15. Craig, in a changing market, everyone is going to be putting in a lot more time into their sellers and buyers and their transactions, everything is getting more difficult and time consuming. My guess is, it will mean a lot more buyers want an agent of their own.

    We’ll see how next year looks.

  16. Listing agent time example:

    Meet sellers to discuss prepping house for sale: 1 hour
    Meet sellers mid-way thru prep work to answer questions: 1 hour
    Prepare market analysis on property: 1.5 hours
    Personally visit comparables: 1 – 2 hours
    CMA appointment with seller: 1 – 3 hours, depends on client
    Take photos for lisitng: 1 hour
    Input listing to computer: .5 hour
    Photoshop or edit phots for listing: 1 hour
    Add photos to listing, and to agent web site: 1 hour
    Make flyer for listing: 1 hour
    Print flyers for listing (I go to Kinkos): .5 hour
    Order sign for listing: 10 minutes
    Install keybox, deliver flyers: 15 minutes
    Seller happens to be home: .5 hour more
    Average time on market: assume 90 days for this example
    7 open houses: 4 hours total (getting there etc) x 7 = 28 hours
    4 brokers opens: 3 hours total each x 4 = 12 hours
    1st price drop discussion & new CMA: 1 hour
    2nd price drop discussion & new CMA: 1 hour
    1st offer, doesn’t go thru: 3 hours
    1st offer, comes back a week later: 1 hour
    1st offer, mutual acceptance: 1 hour
    Listing is now STI.
    Discuss work from buyers inspection with sellers: 1 hour
    Help sellers get bids for work: 1 hour
    House is vacant, listing agent meets roofer and furnace company: 2 separate appointments, 2 hours (they were late of course)
    Accept buyers inspection requests, move to pending status: 1 hour
    Lender problems regarding buyers qualifications: 1 hour
    Problems work out, but seller is asked for 2 week extension: .5 hour
    Yea!! Closing, go to escrow with seller: 1 hour

    71+ hours. And, this is not an unusual investment of time, nor does it take into consideration time spent the previous year meeting with sellers, and pricing property, but not moving at that time. Nor does it take into consideration time on phone or emails exchanged, nor most drive times to property. Plus, this property is vacant, so a good agent goes to the property at minimum of once a week, and also spends time (or hires someone) to clean bathrooms once in awhile and sweeps inside and on decks and porches if necessary.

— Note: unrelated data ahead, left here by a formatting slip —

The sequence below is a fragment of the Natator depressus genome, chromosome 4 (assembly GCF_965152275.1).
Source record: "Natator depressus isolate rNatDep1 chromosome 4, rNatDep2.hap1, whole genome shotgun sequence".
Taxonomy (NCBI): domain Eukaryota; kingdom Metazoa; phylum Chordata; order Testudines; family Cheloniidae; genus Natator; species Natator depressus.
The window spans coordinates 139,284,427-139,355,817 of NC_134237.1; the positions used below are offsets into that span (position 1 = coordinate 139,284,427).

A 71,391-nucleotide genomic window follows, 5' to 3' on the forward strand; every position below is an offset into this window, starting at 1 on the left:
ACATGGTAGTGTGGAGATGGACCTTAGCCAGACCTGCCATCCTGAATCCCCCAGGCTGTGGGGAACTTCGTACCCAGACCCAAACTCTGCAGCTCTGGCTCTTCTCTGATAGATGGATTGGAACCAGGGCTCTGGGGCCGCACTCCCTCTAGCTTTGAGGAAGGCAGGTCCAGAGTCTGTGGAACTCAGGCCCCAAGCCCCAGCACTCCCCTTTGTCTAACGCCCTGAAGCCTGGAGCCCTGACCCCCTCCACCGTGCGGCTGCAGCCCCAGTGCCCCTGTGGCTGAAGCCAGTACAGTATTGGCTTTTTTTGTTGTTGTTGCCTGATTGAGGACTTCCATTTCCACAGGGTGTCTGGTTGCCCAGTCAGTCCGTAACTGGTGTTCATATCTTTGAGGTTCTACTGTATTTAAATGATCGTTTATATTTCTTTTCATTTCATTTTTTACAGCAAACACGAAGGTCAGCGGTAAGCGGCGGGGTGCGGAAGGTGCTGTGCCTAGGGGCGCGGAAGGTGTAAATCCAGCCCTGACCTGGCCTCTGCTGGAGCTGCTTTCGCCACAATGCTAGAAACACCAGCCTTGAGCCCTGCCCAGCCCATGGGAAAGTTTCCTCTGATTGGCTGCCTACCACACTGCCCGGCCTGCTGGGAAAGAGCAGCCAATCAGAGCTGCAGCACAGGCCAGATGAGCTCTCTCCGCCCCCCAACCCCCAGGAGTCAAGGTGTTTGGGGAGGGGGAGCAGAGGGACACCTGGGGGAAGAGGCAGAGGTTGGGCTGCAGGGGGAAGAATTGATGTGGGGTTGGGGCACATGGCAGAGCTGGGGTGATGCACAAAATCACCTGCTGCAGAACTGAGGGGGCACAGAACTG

And, in reading thru this list, there is quite a bit of time not mentioned, but this is just an example of typical time for a 90-day listing.

    Agents, you do sweep don’t you? 🙂 It’s an irritant to me, to see a house that is vacant, and so neglected by a listing agent that they can’t be bothered to sweep the front porch or inside the house when needed. I’m just picky that way I guess.

    And, I don’t think we get paid by the hour, if so, I’d charge less and get paid NO MATTER WHAT.

    We get paid as we do since our time is necessary at fairly undesireable hours – nights and weekends for example. How many attorneys will even work Saturday night at 7:00 pm? I’ve been in many clients homes or they in my office, and while it would be nice to have the discussion wait till 9:00 am on Monday, real estate just doesn’t work like that.

    We get paid to be patient, to be hand holders, advisors, and to be ready to JUMP at a moments notice. We get paid the theoretical big bucks because we work in spurts – but when the time is ready, we’ve got to be willing to drop our personal lives, and put on the real estate hat and go do our jobs.

    And, the best agents do it with grace and flair, and skill.

  17. Mark wrote: “Because they want to get the deal done. Your mind set is what I don’t understand. When this offer comes in you’re looking at only a few extra hours of your time to get the deal done. It amazes me that a person would effectively say to his or her client that he or she will be content with the 3% listing fee since there’s an agent on the other side to hold the buyer’s hand but if he or she has to open the door for an inspector and an appraiser he or she simply must have the other 3% as well.”

    Exactly. An agent shouldn’t be too strict letting their commission get in the way of the deal.

    Couple of war stories: